Using this example form of misappropriation, when a user commences access to material from the media 130, the processor 120 is configured to verify the presence of the media 130. One method of effecting this verification is to request the access device 132 to provide evidence that the media 130 is available to provide material or information that differs from the material that the user is attempting to render. For example, if the user commences the rendering of a song, the verifier 126 may direct the receiver 122 to request a portion of a different song that is known to be on the media 130 from the access device 132. If the access device is unable to provide the requested portion of a different song, the verifier 126 can conclude that the media 130 is not actually present, and will terminate subsequent rendering or storage of the material, via the gate 200. For example, a user may illicitly download a selection of different copy-protected songs from a remote site 140 on the Internet 144, and then attempt to create a compilation CD containing these user-selected songs. Typically, the size of an entire album of material discourages the downloading of the entire album merely to obtain a user-selected song. When the verifier 126 requests a portion of a different song from the album corresponding to an actual CD 130, the user who downloaded only the user-selected song from the album will be prevented from further rendering of the downloaded material.
A variety of techniques may be employed to assure that the material provided in response to the request corresponds to the material that is contained on the actual CD 130. For example, copending U.S. patent application “Protecting Content from Illicit Reproduction by Proof of Existence of a Complete Data Set via Self-Referencing Sections”, U.S. Ser. No. 09/536,944, filed Mar. 28, 2000 for Antonius A. M. Staring, Michael A. Epstein, and Martin Rosner, Attorney Docket US000040, and incorporated by reference herein, teaches a self-referential data set wherein each section of a data set, such as a copy-protected album, is uniquely identified by a section identifier that is securely associated with each section. To assure that a collection of sections are all from the same data set, an identifier of the data set is also securely encoded with each section. Using exhaustive or random sampling, the presence of the entirety of the data set is determined, either absolutely or with statistical certainty, by checking the section and data-set identifiers of selected sections.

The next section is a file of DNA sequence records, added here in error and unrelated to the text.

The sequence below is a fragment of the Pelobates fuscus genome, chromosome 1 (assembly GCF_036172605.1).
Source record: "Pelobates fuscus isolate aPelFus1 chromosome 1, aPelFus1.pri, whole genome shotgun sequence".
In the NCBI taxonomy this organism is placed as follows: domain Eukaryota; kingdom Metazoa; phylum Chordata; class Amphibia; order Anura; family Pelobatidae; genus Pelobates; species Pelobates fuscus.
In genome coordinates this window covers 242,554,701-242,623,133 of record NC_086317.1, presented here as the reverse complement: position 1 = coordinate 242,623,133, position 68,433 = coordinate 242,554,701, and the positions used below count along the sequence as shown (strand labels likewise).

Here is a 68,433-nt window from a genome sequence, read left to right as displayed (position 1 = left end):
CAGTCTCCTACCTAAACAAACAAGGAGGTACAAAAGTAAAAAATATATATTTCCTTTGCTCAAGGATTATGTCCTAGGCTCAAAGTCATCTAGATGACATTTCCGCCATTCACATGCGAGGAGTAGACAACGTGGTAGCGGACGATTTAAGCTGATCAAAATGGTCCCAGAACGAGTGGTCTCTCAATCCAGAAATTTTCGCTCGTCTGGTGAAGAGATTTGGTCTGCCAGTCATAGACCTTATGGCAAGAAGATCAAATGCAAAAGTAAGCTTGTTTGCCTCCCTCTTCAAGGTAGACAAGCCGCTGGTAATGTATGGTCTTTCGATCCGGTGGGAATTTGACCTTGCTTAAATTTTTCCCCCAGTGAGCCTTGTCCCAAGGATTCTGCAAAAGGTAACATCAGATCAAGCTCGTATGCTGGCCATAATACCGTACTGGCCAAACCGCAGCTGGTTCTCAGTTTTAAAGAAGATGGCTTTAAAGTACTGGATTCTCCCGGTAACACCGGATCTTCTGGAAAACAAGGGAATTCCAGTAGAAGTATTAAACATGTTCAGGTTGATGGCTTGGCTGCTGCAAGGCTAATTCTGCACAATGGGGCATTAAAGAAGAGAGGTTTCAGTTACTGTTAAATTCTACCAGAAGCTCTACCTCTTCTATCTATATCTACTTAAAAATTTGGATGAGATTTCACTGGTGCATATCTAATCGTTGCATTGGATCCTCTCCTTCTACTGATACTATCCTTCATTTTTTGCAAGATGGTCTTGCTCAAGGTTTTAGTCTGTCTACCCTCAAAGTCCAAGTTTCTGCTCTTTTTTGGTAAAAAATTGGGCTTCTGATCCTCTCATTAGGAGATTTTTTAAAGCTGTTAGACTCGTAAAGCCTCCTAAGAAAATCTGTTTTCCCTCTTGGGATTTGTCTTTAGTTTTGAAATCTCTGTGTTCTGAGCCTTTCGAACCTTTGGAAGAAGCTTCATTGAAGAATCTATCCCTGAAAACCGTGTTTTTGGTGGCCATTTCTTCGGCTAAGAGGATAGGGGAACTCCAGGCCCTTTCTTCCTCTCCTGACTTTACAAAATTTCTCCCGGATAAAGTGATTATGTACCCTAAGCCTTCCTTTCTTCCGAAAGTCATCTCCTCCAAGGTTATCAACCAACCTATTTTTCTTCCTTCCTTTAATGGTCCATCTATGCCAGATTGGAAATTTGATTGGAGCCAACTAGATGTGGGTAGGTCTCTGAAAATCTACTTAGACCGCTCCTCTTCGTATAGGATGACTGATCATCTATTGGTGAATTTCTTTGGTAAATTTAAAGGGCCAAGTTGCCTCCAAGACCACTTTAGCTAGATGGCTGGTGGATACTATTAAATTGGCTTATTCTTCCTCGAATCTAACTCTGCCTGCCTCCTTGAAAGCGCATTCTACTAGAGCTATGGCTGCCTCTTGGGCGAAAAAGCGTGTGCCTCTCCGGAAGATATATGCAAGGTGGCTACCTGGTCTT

The above example of a verification scheme is intended to illustrate a verification scheme that can be expected to consume a noticeable amount of time before the verification process is completed, particularly if an exhaustive check is performed. A substantial amount of time may pass between the time that the user requests access to the content material and the time that the verifier 126 determines, one way or the other, whether the user is authorized to access the material. During this time, the user, and particularly a user who has an authorized copy of the material, will expect to have access to the content material. Also during this time, however, a user who has an illicit copy of the material will be able to have access to the unauthorized content material.
This invention is based on the assumption that the prevention of the storage of a copy of unauthorized content material is a primary goal of a copy protection scheme, whereas the prevention of a one-time playback of unauthorized content material is not as important, and may be sacrificed in return for user satisfaction.